Newton v. Heckler, 568 F. Supp. 1044 (W.D.N.Y. 1983)

US District Court for the Western District of New York - 568 F. Supp. 1044 (W.D.N.Y. 1983)
July 27, 1983

568 F. Supp. 1044 (1983)

Martha NEWTON, Plaintiff,
Margaret M. HECKLER, Secretary of Health and Human Services, Defendant.

No. CIV-82-1022.

United States District Court, W.D. New York.

July 27, 1983.

*1045 Charles E. Kaiser, Rochester, N.Y., for plaintiff.

Salvatore R. Martoche, U.S. Atty., Rochester, N.Y., for defendant.


TELESCA, District Judge.

The present action was brought by the plaintiff pursuant to section 205(g) of the Social Security Act, 42 U.S.C., Section 405(g) to review a final determination of the defendant, the Secretary of Health and Human Services ("Secretary"), terminating plaintiff's disability benefits. Plaintiff and defendant have cross-moved for summary judgment. After careful consideration of the administrative hearing record, the exhibits, affidavits and other legal memoranda submitted by the parties, I have determined that the Secretary's decision is not supported by substantial evidence and the plaintiff is therefore entitled to summary judgment. For the purposes of establishing a record, I will briefly detail my rationale.

Plaintiff is a forty-three year old woman with an impressive and diligent work history who was in excellent health until early 1976. At that time, she complained to her physician, Dr. Donald W. Curtis, of weakness and stiffness in her hands which progressed to similar weakness and stiffness in her legs and feet. She was admitted to the hospital in January of 1977 and diagnosed to have a congenital nervous disorder termed "Von Recklinghaussen's Neurofibromatosis." The disease is characterized by the formation of multiple nerve tumors which in some cases involve the brain and spinal cord. A tumor was identified on the plaintiff's cervical spinal cord which was exerting direct pressure on the nerves leading to all four extremities. Surgery to remove the tumor was performed by Dr. William Cotanch in January of 1977, and thereafter although plaintiff's condition improved, she did not return to normal. She continued to experience weakness and stiffness to her extremities, especially her hands.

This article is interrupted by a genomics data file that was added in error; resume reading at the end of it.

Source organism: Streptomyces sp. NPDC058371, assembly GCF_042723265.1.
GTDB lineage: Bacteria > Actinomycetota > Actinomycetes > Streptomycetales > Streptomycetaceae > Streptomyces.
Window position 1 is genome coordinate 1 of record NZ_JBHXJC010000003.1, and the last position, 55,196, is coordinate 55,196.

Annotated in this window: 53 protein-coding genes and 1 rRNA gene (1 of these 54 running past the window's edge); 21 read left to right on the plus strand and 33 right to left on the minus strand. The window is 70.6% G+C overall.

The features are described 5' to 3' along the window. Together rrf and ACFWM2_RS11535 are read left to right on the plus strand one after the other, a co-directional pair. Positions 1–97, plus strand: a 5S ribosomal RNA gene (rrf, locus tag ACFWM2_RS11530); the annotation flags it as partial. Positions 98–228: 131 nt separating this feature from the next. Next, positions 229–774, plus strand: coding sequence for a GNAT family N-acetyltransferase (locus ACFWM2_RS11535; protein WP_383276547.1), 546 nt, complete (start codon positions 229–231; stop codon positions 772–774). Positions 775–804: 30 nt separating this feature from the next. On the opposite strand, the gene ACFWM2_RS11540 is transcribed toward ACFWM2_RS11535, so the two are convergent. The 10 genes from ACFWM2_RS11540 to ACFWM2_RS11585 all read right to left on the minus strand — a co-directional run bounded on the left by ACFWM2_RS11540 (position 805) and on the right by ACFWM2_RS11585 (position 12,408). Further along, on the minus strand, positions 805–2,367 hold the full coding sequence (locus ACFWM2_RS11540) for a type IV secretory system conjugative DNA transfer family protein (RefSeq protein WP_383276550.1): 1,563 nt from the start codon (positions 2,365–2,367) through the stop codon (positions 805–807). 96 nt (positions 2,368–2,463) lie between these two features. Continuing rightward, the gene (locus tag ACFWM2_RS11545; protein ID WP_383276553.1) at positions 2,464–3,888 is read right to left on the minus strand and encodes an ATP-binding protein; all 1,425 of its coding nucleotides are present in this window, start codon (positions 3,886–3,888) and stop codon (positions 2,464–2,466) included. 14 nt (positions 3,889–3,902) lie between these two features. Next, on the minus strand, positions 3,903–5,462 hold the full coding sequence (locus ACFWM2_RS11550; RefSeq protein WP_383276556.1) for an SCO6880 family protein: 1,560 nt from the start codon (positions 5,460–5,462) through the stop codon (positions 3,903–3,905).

Plaintiff filed an application for disability benefits on February 10, 1977 which was denied. Plaintiff refiled on October 28, 1977 and this second application was also denied. Plaintiff filed a third application for disability benefits on July 13, 1978 and *1046 this application was initially denied which denial was later affirmed on reconsideration. Plaintiff was then granted a hearing on April 23, 1979, and the Administrative Law Judge found that the plaintiff had been disabled from June 16, 1976 to November 19, 1978 due to the spinal cord tumor which was removed.

Plaintiff filed a fourth application for disability benefits on October 24, 1979 which was denied initially and again on reconsideration. Plaintiff again requested a hearing and on June 18, 1980 the Administrative Law Judge found that she was not entitled to disability benefits. This decision was reversed by the Appeals Council and remanded for further proceedings. On remand after further hearings, the Administrative Law Judge found that the plaintiff had been continuously disabled since June 16, 1976. As a result, plaintiff was awarded benefits retroactive to February 1, 1979, the date her original disability benefits had been terminated.

Subsequently, plaintiff received notification in the spring of 1982 that her disability was found to have ceased in March of 1982 and that her benefits would terminate as of May 31, 1982. Plaintiff was then granted a hearing on June 18, 1982 before an Administrative Law Judge. In support of her position that the benefits should not be terminated, plaintiff submitted reports of her attending physician, Dr. Donald Curtis, who expressed the opinion on numerous occasions that the plaintiff was unable to perform even sedentary work. In Dr. Curtis' most recent report, dated May 27, 1982, he states:

Certainly, at the present time, it is out of the question for her to ever think of resuming her work as a nurse's aide. In addition, she cannot use her hands for any fine movement. For this reason, I doubt that she could be retrained for any useful occupation. She would be unable to stand for any significant period of time, can sit for only short periods, cannot use her feet to move any type of treadle or any other type of machine. In summary, I feel this patient is disabled for her own and for any useful occupation. (record, p. 312).